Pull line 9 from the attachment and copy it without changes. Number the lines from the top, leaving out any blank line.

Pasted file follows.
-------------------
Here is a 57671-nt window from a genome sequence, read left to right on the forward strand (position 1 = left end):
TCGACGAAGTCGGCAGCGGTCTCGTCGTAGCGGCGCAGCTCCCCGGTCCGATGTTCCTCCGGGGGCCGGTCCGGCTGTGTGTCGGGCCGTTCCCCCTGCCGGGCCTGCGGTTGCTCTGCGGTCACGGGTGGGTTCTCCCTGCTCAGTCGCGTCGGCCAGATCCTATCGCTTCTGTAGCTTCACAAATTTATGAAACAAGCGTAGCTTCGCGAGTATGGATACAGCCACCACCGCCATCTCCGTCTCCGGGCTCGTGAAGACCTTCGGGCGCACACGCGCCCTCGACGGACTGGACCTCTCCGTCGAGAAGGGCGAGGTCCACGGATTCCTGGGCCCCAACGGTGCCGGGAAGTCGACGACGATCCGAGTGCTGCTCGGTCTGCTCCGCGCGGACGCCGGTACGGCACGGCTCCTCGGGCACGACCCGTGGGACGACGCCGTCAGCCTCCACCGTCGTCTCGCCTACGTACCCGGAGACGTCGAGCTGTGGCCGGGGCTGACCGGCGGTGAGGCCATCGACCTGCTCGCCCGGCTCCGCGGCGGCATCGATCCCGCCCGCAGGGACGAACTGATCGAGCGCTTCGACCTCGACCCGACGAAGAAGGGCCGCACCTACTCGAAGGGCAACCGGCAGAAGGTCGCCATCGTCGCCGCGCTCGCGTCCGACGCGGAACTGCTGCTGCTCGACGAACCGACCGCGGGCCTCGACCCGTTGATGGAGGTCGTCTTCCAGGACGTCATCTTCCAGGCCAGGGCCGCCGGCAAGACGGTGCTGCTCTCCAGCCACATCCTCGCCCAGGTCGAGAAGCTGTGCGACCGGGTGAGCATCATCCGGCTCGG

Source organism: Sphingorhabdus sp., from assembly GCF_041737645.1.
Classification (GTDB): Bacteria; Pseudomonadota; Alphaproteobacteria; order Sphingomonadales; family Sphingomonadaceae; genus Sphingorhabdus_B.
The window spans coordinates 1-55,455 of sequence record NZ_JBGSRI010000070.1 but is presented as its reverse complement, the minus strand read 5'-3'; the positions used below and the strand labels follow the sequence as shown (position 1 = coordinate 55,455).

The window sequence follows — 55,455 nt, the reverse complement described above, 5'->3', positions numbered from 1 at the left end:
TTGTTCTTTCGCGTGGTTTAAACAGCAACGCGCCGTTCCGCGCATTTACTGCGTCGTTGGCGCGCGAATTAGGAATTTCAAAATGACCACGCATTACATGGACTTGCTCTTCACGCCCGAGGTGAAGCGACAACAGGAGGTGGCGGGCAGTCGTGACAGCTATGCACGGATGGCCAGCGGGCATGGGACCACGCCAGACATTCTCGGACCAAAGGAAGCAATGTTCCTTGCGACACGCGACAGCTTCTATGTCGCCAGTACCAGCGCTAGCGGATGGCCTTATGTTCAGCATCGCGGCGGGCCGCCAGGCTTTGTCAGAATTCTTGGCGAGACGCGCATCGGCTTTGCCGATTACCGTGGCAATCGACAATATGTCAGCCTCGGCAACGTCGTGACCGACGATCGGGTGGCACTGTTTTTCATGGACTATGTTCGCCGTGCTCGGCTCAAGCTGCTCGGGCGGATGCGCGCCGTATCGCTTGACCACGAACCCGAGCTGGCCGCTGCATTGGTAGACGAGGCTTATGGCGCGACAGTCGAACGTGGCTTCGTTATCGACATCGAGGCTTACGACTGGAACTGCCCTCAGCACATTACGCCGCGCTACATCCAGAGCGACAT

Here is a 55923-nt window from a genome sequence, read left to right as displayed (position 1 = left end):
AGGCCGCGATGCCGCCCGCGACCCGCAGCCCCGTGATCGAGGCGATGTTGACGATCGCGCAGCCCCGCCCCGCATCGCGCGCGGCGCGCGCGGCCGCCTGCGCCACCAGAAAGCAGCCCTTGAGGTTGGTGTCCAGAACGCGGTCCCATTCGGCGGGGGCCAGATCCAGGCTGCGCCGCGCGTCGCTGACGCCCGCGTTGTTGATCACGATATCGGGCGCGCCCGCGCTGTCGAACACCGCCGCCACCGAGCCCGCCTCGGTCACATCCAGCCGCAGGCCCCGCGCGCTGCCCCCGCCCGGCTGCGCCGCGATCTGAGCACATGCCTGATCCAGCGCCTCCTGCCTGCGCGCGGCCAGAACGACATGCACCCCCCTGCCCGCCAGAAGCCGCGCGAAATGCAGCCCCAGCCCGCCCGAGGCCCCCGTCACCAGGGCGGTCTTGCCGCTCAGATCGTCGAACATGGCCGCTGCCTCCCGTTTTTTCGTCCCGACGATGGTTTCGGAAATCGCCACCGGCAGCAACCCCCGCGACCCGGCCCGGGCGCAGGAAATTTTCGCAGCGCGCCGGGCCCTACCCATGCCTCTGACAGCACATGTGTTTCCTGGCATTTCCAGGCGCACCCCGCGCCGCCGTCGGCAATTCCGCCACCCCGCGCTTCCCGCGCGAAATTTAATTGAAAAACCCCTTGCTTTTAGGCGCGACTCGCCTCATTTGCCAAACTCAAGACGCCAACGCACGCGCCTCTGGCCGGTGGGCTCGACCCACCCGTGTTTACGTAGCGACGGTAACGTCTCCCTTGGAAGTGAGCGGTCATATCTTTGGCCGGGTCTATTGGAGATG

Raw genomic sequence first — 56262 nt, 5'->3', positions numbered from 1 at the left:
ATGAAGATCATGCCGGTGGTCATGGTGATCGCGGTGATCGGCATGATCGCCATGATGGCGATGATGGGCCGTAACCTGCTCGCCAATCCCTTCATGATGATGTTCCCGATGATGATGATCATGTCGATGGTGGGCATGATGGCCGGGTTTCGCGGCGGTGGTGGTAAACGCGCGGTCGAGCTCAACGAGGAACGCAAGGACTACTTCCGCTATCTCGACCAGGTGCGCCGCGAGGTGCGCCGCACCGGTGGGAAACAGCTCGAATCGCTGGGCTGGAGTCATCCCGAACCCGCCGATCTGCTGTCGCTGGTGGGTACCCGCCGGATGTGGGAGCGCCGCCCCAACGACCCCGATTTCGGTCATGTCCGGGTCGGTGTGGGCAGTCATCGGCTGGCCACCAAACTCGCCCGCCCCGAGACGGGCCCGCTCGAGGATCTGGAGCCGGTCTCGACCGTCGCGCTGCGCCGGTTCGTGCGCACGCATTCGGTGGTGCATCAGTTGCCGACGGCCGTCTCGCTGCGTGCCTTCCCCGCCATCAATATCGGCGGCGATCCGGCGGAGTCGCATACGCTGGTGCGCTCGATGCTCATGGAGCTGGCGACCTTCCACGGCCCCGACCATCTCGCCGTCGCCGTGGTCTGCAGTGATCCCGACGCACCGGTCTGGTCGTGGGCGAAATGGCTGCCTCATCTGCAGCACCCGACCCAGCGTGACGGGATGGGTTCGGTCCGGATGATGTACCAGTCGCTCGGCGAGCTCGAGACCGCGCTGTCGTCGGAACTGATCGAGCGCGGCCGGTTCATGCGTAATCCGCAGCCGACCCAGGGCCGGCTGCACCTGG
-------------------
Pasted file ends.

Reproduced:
AGGCCGCGATGCCGCCCGCGACCCGCAGCCCCGTGATCGAGGCGATGTTGACGATCGCGCAGCCCCGCCCCGCATCGCGCGCGGCGCGCGCGGCCGCCTGCGCCACCAGAAAGCAGCCCTTGAGGTTGGTGTCCAGAACGCGGTCCCATTCGGCGGGGGCCAGATCCAGGCTGCGCCGCGCGTCGCTGACGCCCGCGTTGTTGATCACGATATCGGGCGCGCCCGCGCTGTCGAACACCGCCGCCACCGAGCCCGCCTCGGTCACATCCAGCCGCAGGCCCCGCGCGCTGCCCCCGCCCGGCTGCGCCGCGATCTGAGCACATGCCTGATCCAGCGCCTCCTGCCTGCGCGCGGCCAGAACGACATGCACCCCCCTGCCCGCCAGAAGCCGCGCGAAATGCAGCCCCAGCCCGCCCGAGGCCCCCGTCACCAGGGCGGTCTTGCCGCTCAGATCGTCGAACATGGCCGCTGCCTCCCGTTTTTTCGTCCCGACGATGGTTTCGGAAATCGCCACCGGCAGCAACCCCCGCGACCCGGCCCGGGCGCAGGAAATTTTCGCAGCGCGCCGGGCCCTACCCATGCCTCTGACAGCACATGTGTTTCCTGGCATTTCCAGGCGCACCCCGCGCCGCCGTCGGCAATTCCGCCACCCCGCGCTTCCCGCGCGAAATTTAATTGAAAAACCCCTTGCTTTTAGGCGCGACTCGCCTCATTTGCCAAACTCAAGACGCCAACGCACGCGCCTCTGGCCGGTGGGCTCGACCCACCCGTGTTTACGTAGCGACGGTAACGTCTCCCTTGGAAGTGAGCGGTCATATCTTTGGCCGGGTCTATTGGAGATG